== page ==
Generally, owners should be open about giving client names to potential buyers. On the flip side, any time a company’s going through a transaction, clients get a little anxious. So you don’t want to scare off clients, especially if there’s a chance the transaction may not close.

AD: I agree. As a buyer, you want to do legal and financial due diligence, but also business due diligence, and an element of that would be trying to access key customers, suppliers, employees and management.

But, on the sell side, that gets me nervous. I don’t particularly like it when word gets out that a potential transaction is underway, especially when it hasn’t closed or isn’t close to closing. That can obviously have adverse effects on the business. And who’s left holding the bag if there’s a negative consequence? The seller.

Typically, as a seller, you don’t want employees to find out about a transaction until the day of closing. And we would be very nervous about access to customers. It’s a fine balance, because you’re right, Michael: if you restrict access, you’ve got this red flag that goes up. There are two ways to address this issue. First, it’s very common in acquisitions to have key management stick around for a three-year period, for instance. Often they’ll be required to sign employment agreements specifically directed at transitioning relationships and connections. The other way the issue’s addressed is by conditioning a significant portion of the purchase price on performance of the business after closing.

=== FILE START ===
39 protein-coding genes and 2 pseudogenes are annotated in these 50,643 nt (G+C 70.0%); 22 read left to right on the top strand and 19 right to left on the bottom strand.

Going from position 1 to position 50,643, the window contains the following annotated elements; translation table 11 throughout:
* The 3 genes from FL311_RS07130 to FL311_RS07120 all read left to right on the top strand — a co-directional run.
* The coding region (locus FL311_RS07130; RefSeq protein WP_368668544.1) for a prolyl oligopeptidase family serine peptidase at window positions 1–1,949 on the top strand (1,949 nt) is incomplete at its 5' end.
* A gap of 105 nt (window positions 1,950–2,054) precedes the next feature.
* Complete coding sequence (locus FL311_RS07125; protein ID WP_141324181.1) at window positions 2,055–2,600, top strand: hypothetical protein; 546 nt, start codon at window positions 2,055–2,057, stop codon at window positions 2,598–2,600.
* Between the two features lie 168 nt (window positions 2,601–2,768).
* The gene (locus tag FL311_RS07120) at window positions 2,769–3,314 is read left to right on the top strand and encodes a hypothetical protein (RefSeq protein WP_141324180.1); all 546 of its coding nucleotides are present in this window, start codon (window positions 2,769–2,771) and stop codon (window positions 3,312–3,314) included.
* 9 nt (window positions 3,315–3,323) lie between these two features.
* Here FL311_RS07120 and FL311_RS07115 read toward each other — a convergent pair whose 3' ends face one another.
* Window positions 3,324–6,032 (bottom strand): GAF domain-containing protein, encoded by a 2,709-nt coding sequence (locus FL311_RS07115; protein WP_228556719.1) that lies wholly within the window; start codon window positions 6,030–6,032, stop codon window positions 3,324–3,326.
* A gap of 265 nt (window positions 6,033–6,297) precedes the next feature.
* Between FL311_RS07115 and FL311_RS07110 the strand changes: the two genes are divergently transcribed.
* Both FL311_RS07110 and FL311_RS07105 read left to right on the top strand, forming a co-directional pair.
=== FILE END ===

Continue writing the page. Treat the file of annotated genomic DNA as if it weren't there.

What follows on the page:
MS: A contingent payment. You’ll have a base payment for the business, and then you’ll have a payment that’s contingent on meeting operational or financial goals.

AD: Typically, the financial metrics are based on bottom-line numbers, such as EBITDA; sometimes it will be based on revenues or some other metric, depending on the industry.